From BC to post-Oliver: ‘Dual Coding with Teachers’ in practice

I first came across Oliver Caviglioli on the pedagogical goldmine that is Twitter. To be honest, I was ‘drawn’ to the graphics he posted on his feed (see what I did there?) and the fact that he thinks the free Waitrose weekend newspaper is a model of sensible and user-friendly design.

In his book, Dual Coding with Teachers, Caviglioli aims to combine cognitive science and graphic principles to ‘show teachers how to be competent in producing effective visuals’. At its most challenging and complex, the book is a seemingly endless treasure trove of double-page spreads demonstrating the dual coding practice of over 35 professionals. I do not think the book is designed to be read cover-to-cover and I find myself dipping in and out of it whilst also making use of Caviglioli’s excellent website

I’ve always enjoyed preparing resources, using my whiteboard and the very act of handwriting so looking at these activities with fresh and more informed eyes has been revelatory. Like I say, I’ve been starting small: see the stripped-back PowerPoint character slide below for a character from Lord of the Flies. I’ve worked with the principles of a limited colour palette, consistent font choice and a clear visual which can be re-used on resources which reference the character of Ralph.

Below is an example of one of my BC (Before Caviglioli) mind-maps for a chapter from an A level text: Wuthering Heights. I can remember being quite proud of this resource at the time: look at how colourful it is; I have arrows and squiggly lines; it makes perfect sense of a challenging Victorian text! Perhaps the irony is that in trying to help my students navigate their way through Bronte’s typically gothic use of deliberate obfuscation, I probably left them even more in the dark!

In my post-Oliver world, I now give my Year 12 class slides that look like this. If I miss a chapter, they ask for them as they see them as useful revision tools.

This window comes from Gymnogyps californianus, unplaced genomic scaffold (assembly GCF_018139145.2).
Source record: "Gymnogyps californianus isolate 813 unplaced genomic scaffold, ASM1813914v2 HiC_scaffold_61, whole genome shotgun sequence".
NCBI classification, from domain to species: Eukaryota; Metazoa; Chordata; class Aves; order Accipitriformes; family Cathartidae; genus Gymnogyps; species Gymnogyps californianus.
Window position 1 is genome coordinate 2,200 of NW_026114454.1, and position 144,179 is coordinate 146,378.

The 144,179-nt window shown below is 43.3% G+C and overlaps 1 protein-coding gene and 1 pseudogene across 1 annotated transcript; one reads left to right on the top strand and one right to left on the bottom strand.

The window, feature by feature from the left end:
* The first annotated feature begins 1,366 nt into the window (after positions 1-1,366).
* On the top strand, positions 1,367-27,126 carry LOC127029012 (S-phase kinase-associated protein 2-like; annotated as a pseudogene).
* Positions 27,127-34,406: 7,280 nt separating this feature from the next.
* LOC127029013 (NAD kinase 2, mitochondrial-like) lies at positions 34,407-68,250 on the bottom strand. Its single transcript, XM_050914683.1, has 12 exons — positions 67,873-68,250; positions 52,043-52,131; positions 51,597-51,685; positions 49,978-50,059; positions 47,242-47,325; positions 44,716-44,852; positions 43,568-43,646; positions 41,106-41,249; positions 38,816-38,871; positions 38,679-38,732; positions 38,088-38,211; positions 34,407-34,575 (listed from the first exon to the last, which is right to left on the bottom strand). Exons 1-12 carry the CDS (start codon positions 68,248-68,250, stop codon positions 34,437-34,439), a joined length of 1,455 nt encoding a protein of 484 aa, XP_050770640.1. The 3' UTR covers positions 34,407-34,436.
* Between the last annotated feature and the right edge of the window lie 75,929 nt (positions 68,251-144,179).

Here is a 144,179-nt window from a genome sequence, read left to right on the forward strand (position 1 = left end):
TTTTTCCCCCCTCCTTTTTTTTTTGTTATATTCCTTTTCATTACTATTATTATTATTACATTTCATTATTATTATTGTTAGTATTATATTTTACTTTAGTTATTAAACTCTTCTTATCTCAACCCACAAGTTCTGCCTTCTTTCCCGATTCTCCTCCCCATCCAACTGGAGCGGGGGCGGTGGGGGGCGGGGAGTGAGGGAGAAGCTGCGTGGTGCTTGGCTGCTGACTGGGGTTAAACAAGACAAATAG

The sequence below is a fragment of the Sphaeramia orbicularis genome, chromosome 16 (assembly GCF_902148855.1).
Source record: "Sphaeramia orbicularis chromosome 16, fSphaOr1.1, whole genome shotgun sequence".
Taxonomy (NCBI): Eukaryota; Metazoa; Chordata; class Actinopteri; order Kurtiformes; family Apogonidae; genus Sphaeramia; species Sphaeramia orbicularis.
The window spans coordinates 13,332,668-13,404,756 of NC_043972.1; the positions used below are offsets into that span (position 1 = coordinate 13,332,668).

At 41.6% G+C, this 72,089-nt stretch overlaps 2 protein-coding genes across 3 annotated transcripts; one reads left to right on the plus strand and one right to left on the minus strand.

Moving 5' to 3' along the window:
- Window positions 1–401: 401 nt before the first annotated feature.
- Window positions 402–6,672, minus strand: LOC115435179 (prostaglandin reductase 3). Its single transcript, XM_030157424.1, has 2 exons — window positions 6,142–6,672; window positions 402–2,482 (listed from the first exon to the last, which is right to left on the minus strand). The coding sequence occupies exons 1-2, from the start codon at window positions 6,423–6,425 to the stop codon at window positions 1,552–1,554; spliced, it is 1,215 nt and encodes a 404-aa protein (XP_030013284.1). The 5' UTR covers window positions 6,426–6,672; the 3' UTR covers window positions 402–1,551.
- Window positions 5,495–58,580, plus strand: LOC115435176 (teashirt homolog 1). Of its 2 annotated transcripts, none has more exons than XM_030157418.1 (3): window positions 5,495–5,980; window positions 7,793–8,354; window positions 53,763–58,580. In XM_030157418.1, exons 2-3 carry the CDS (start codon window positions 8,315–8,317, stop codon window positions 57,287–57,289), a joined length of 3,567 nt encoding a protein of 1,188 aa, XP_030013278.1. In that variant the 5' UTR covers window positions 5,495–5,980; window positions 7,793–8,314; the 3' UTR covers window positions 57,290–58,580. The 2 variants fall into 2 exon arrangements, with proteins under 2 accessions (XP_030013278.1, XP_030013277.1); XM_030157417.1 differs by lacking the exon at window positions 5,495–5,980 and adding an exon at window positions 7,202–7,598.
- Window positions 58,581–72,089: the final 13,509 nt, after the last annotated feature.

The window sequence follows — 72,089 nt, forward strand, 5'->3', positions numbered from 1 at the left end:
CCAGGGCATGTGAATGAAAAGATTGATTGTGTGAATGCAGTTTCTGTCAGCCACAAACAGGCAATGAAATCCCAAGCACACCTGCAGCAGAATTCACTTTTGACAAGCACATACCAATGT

Last term, I got brave and attempted a graphic organiser with Yr13 for Othello. They really liked the idea and have gone on to produce their own for the other main characters to help them ensure they revise everything they need to know to meet the five A level assessment objectives.

As we have a whole-school focus this year on Cognitive Load Theory, I am going to continue to experiment with how I present information to students to best support their working memory. There are many, many things I love about my job and Dual Coding with Teachers has given me the impetus and information to reflect on one of the more creative but high-impact aspects: check it out!

Katy Wayne: English Department.

One thought on “From BC to post-Oliver: ‘Dual Coding with Teachers’ in practice

  1. How fascinating. I’m obviously very interested to know how my book is being received and used. You have made great progress in simplifying your creations. Your handwriting is very stylish and clear. Do keep continue to share your developments.


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